Towards the end of last month, we took another step closer to a ‘no deal’ Brexit with the approval of a suspended parliament in September. While critics declared it a ‘constitutional outrage’, it was the latest twist in what has been an extraordinary political saga. As several risk factors converge (Brexit, US-China trade war, the threat of recession and inflation concerns), the outlook for the remainder of 2019 is unquestionably opaque. But to what extent should investors worry? Here we discuss the risks at large, and why they are not necessarily to be feared.
Brexit: why deal/ no deal is not really the question
Even if we were to experience the hardest of Brexits, we’re confident portfolios would feel little impact. Our exposure to UK stocks is limited, and where we do have exposure those companies tend to earn revenues globally. Given that a hard Brexit is likely to be accompanied by a falling pound; such UK-based companies will get a boost in value in sterling terms. Ironically, the biggest risk to investors is if the pound rallies in the wake of a deal, and gilts are sold off. But there will also be positives associated with that outcome – not least the fact that we will have some certainty at long last. In the main, we’re comfortable that clients are not over-exposed to the Brexit risk – whatever the outcome.
A trade war at large
The trade war between the US and China means that businesses around the world must deal with ongoing cost and supply chain uncertainty. While this sounds worrying, we must put this into perspective. When Japan was devastated by the tsunami in 2011, businesses around the world had their supply chain cut off overnight. Indeed, some companies were 100% reliant on Japan for critical component parts. While lessons were learned in terms of over-dependence and diversifying geographically, the reality was that supply chains took just one month to adjust to the crisis. In other words, businesses can adapt quickly if they must. And they will.
The threat of recession
During August, the yield curve inverted in the US and UK, meaning short term interest rates became higher than longer-term rates. History suggests this is the pre-cursor to recession, and it quickly had the effect of a sell-off in equities as investors grew nervous and looked to bank some of the strong gains enjoyed so far this year. While this nervousness is understandable, it should also be noted that an inverted yield curve increases the risk of a recession but does not guarantee one. If a recession were to follow, this could take anywhere from 6 to 24 months to manifest. And as we discuss on page 2, it’s not necessarily to be feared in any case.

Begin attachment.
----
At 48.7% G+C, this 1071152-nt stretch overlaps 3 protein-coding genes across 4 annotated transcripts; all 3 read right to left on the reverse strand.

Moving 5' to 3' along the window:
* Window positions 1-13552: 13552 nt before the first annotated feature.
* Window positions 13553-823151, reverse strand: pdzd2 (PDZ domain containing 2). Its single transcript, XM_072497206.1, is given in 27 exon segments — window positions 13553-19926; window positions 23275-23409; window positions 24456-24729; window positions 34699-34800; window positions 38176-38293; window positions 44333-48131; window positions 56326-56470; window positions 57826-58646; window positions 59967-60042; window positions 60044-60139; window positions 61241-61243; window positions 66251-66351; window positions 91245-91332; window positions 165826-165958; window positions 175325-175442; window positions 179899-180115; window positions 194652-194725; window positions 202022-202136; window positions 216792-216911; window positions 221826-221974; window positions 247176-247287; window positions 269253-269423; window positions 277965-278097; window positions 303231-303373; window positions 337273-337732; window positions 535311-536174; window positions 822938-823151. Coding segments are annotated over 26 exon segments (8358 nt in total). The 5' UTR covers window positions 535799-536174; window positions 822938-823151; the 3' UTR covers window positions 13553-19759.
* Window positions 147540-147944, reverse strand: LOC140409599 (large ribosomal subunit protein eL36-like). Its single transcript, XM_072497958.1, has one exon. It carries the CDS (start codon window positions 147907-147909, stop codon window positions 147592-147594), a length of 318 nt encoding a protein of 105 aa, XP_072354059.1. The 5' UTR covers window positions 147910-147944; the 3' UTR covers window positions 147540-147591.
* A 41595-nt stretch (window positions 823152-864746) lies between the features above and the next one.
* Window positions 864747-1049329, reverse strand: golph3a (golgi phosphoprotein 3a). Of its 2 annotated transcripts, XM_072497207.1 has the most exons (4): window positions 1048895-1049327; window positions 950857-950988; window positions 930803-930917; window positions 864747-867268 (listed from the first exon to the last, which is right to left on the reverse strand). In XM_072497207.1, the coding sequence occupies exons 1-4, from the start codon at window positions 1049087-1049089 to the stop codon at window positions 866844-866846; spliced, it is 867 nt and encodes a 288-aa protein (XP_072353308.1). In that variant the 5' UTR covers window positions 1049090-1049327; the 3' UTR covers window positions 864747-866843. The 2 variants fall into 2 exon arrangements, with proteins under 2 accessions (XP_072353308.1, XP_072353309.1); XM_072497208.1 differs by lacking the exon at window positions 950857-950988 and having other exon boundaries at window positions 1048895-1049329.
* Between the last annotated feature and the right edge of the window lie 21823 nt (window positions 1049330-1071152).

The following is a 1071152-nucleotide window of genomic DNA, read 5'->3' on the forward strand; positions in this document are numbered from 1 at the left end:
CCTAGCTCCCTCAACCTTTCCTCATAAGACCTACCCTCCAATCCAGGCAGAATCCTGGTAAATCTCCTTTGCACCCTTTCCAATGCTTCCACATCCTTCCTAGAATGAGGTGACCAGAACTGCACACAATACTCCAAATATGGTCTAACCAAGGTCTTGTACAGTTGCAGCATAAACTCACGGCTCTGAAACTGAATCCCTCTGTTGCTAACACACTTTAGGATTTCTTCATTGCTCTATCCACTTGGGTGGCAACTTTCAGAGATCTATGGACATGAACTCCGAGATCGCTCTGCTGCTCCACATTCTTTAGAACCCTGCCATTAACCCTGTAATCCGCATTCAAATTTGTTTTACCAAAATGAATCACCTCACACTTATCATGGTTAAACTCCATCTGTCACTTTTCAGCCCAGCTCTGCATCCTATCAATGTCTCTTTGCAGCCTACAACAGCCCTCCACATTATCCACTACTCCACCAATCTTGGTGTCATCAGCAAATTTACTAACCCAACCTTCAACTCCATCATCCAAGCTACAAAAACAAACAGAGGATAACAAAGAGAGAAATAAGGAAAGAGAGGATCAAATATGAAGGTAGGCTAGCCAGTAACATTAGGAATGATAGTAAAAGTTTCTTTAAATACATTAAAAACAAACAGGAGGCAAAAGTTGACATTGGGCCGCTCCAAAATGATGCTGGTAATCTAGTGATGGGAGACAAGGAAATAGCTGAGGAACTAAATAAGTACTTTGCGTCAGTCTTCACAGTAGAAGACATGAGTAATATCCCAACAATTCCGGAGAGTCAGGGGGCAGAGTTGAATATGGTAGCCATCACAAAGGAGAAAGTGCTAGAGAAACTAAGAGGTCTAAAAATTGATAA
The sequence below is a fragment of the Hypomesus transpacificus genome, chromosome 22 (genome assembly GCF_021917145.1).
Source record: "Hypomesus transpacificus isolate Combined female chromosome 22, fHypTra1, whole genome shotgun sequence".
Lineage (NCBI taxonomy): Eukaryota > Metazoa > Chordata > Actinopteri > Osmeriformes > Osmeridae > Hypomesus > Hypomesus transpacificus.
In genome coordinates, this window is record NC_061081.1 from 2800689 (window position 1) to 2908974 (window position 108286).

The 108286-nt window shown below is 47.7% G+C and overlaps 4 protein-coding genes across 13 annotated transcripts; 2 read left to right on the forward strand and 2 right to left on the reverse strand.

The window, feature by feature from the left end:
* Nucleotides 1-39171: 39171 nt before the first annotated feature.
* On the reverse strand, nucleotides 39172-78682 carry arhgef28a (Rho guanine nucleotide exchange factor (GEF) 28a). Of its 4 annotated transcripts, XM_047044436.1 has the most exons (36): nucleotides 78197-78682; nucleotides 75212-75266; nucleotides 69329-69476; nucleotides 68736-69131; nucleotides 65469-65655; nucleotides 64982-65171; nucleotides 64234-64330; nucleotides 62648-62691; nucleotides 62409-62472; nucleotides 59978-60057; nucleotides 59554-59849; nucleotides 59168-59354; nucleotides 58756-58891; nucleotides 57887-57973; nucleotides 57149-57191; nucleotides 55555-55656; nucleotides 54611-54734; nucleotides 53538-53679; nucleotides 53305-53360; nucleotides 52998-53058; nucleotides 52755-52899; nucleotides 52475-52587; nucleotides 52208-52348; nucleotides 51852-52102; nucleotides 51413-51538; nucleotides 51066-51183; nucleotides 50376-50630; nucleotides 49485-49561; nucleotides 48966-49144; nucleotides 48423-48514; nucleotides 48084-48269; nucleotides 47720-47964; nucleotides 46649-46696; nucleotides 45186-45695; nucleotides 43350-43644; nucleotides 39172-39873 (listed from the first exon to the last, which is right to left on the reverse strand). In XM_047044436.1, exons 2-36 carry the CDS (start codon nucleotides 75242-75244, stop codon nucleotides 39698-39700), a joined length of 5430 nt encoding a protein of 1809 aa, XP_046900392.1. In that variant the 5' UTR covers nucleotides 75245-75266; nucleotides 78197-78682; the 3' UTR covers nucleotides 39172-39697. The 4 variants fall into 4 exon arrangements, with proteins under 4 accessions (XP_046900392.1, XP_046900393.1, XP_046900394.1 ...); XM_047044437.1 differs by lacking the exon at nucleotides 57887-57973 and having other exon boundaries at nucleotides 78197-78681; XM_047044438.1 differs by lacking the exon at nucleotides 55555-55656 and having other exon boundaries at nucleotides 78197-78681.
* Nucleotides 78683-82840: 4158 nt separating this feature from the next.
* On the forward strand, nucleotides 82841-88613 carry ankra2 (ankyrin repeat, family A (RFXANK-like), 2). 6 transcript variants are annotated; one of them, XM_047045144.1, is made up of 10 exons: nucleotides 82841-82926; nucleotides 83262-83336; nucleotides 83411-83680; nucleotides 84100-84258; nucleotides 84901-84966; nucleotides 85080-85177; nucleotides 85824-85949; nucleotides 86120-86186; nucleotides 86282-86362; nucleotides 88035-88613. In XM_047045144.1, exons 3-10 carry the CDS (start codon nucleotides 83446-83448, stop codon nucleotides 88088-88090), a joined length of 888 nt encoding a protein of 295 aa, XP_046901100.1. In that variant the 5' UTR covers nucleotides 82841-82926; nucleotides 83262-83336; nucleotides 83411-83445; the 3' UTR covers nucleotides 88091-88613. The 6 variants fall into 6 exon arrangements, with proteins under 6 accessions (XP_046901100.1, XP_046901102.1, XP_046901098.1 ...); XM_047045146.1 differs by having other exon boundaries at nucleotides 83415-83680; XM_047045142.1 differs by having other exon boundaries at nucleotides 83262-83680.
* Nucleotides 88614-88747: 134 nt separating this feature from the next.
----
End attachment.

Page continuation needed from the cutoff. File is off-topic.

“The risks facing economies and markets are rarely so well flagged. Despite the obvious macro concerns, conditions remain supportive for business with borrowing costs remaining low. The macro backdrop suggests these low rates will be in place for longer than expected and are starting to look like a permanent feature of capital markets.” Philip Smeaton, Chief Investment Officer
Investment view: Don’t let fear underpin investment decisions
Investors who sell frantically as a reaction to negative headlines and perceived risks, run the risk of locking in losses, which may take a long time to recover. Indeed, the market falls we saw at the end of last year were closely followed by a market recovery, which many worried investors missed out on.
Short term fear versus trusting in the longer-term outlook
While fears are justified, we must also ask ourselves - what if Trump capitulates on his trade war, Brexit is resolved positively, and the economic data improves as the recent rate cuts and a return to quantitative easing drives the markets to new highs? As the graph below shows, the expected earnings per share has remained relatively stable over recent years, while share prices have oscillated. This illustrates the difference between a measured outlook versus an emotional reaction to a piece of news.
Managing the risk and reality of a downturn
Unlike the previous two recessions, we’re not in the middle of a banking crisis or a valuation bubble, which means there are lower associated equity losses. In the event of a recession, we would expect to increase our equity exposure and take advantage of pull backs in markets to cherry pick the most attractive assets and further improve the potential for long term returns.
In the meantime, we have lowered our exposure to equities, while ensuring we’re ready to quickly take advantage of any opportunities that arise. Additionally, we have focused our equity investments on companies with lower sensitivity to stock market moves where the profit outlook is less dependent on the economic cycle. Our investments in Real Estate Investment Trusts (REITs) and infrastructure, for example, are less sensitive to economic growth, and the companies which we invest in are generally more defensive than the market. At the same time, while fixed income may not have the return potential of equities, these assets can appreciate even in times of market stress and counteract some of the volatility in equity markets.
So, while the prospect of a recession can be scary, mitigating action can be taken. Investors should be careful not to act based on fear. A great deal of harm can be done to long term returns by selling at the wrong time.